Archive | August 2012

Author Interview – Alana Siegel

Lovely to know more about you. Good luck with the wedding, and I hope it’s perfect!

Daily Thoughts

Author – Alana Siegel

Book Titles:

THE CHARM (Olivia Hart and the Gifted Program, #1)

THE RETREAT (Olivia Hart and the Gifted Program, #2)

Genre:

young adult, fantasy, romance, and adventure

Publisher:

Self published

Date of publication:

THE CHARM was published on December 12, 2011.

THE RETREAT was published on August 12, 2012

Who or what inspired you to write in this genre?

Reading has always been my passion.  I am an avid young adult, fantasy reader, and I escape to Hogwarts, Forks, Camp Halfblood, or District 12 for a few hours each day.  I love getting lost in an adventure with characters who feel like old friends.  I began writing THE CHARM because I had a story of my own.  I wanted to extend the reading adventure and share it with others.

Tell me about your story(s):

Olivia Hart and the Gifted Program is a series that follows high…

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Brilliant post Sean!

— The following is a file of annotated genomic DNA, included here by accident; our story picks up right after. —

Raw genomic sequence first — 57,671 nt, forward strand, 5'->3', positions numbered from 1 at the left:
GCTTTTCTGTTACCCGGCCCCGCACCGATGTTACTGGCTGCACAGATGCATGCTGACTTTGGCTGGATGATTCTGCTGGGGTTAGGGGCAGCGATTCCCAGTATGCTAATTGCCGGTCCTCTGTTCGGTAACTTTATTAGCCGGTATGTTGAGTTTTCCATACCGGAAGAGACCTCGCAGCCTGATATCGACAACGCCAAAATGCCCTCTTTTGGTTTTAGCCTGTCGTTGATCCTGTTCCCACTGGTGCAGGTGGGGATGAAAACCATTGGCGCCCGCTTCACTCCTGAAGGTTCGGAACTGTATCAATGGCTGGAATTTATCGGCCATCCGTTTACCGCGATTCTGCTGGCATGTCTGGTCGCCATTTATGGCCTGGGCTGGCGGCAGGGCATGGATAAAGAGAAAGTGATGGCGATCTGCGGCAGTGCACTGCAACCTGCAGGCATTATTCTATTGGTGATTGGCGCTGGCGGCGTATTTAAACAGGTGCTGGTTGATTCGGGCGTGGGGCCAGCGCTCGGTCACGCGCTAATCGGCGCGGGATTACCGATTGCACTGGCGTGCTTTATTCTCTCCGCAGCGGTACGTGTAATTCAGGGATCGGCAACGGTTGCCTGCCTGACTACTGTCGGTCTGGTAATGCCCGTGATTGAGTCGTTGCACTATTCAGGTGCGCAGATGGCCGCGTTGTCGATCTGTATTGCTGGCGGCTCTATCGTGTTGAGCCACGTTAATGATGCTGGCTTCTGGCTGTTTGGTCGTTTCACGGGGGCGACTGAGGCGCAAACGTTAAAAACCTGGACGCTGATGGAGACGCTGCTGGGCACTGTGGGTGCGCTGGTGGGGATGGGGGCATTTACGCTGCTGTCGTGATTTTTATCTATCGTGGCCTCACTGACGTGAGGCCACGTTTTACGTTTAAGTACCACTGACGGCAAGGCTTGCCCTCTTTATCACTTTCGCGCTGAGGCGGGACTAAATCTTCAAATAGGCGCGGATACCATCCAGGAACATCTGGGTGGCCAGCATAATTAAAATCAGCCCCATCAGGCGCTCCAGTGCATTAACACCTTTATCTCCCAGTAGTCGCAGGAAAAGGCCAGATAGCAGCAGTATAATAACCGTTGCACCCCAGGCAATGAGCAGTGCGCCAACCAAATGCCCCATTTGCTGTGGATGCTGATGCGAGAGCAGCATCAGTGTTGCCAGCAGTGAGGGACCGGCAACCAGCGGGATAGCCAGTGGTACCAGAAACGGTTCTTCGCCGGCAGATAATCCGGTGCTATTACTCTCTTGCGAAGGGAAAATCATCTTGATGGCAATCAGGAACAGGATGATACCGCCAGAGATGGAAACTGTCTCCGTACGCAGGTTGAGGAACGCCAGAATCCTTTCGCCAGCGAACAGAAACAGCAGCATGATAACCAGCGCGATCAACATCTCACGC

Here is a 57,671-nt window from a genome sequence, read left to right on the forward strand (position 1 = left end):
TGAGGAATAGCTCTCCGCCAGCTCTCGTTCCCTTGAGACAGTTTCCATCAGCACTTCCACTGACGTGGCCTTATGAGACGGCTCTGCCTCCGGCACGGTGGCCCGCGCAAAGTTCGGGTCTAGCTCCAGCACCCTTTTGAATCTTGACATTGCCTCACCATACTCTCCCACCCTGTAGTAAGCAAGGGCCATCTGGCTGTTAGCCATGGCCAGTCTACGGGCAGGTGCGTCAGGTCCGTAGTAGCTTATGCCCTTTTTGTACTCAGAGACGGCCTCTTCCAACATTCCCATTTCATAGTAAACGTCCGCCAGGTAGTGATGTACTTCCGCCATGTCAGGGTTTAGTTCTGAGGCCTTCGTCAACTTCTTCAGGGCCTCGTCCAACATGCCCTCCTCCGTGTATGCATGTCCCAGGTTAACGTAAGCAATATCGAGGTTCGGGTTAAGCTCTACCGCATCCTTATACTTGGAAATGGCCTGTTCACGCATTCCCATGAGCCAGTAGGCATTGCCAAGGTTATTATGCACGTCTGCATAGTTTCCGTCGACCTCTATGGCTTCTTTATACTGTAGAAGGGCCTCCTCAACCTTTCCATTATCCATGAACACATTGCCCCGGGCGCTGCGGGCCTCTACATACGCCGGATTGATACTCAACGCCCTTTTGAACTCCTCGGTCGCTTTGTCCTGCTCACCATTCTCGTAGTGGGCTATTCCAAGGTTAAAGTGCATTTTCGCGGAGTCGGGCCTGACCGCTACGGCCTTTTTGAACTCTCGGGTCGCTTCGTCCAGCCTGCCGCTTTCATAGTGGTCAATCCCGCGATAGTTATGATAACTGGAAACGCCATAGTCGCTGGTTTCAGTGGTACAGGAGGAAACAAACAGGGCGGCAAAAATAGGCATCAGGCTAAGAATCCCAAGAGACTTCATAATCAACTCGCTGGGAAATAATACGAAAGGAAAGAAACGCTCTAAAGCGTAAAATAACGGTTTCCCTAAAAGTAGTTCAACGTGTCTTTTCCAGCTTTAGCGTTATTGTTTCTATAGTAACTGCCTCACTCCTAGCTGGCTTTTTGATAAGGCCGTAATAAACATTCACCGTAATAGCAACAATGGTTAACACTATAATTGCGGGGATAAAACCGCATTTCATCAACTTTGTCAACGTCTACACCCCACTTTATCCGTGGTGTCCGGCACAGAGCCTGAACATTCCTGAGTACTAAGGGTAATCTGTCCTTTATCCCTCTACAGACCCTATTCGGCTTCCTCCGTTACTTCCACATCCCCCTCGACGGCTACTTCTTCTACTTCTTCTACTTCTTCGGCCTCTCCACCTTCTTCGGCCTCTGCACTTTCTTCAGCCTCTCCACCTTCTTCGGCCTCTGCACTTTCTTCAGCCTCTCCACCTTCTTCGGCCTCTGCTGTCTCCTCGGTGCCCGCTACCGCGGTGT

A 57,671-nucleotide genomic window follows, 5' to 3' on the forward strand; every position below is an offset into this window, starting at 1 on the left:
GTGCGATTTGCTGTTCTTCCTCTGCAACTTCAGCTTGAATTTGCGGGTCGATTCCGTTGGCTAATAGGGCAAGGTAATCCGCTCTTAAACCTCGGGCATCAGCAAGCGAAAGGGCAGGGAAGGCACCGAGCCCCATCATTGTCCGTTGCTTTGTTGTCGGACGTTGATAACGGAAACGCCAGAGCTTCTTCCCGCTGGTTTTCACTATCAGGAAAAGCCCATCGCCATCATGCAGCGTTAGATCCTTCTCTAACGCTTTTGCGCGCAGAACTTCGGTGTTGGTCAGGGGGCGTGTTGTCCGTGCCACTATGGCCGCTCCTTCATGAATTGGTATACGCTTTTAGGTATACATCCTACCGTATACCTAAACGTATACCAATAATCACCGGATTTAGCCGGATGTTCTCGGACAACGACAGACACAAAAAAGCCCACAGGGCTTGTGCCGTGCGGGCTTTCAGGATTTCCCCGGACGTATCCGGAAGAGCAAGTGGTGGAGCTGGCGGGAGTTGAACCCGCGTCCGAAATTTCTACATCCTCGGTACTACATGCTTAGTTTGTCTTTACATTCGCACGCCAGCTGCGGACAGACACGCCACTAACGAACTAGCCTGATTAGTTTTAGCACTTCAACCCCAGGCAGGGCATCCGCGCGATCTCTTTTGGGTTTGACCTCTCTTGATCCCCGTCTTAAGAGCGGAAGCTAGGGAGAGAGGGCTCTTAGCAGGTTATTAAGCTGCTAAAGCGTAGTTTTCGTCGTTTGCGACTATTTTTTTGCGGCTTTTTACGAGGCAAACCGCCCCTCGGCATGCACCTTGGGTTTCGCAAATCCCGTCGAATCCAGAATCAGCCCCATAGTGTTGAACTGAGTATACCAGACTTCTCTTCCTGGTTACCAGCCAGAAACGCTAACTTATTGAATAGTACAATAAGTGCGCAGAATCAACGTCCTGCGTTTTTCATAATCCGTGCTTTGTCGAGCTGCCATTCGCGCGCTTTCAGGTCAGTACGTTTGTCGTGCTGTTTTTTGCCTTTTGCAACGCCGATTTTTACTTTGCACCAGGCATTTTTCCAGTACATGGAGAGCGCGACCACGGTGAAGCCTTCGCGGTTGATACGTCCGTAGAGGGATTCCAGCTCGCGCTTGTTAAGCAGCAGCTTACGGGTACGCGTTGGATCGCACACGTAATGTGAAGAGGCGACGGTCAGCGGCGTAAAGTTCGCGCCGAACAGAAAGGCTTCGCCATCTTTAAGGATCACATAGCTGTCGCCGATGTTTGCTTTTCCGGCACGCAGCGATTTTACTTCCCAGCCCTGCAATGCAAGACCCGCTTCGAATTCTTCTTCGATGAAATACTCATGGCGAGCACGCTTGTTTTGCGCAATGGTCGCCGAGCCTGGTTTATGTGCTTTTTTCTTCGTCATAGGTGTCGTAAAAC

How many editors there are out there nodding along – I know I am!

From a personal perspective, I find that sometimes it is easier to edit a novel that is overly embellished than it is to edit one on the other end of the scale with no real detail at all. At least the authors know they need to set the scene, even if they don’t quite understand how to get the balance right. It is easier to rein something in, then to try to pull it out; but it’s a learning curve for every author. Once their first novel has been professionally edited and they see where they have gone wrong, their next novel is better from the start. If some of the fledgling authors out there see this post, it might start them out right – as long as they don’t go to the other end of the scale.

Words I Stole from Other Countries

Commenting on bad writing is easy and safe for me as a blogger.  It allows me to make flippant remarks about the prose and style of others without throwing myself on the sword or putting any of my own work up for the same criticism.  So before I get into the meat of this article, I want to make clear that I do not see myself as a flawless writer.  I am constantly in search of ways to improve.  I am constantly in search of ways to remedy my own flaws.  So the observations I’m about to make are based largely on the comments of others, with hope that my readers might find them useful.  I’m making no accusations here; I’m only looking to stir the pot a bit by pointing out some interesting flaws you may not have considered.

A Wall Street Journal article was actually the catalyst that…

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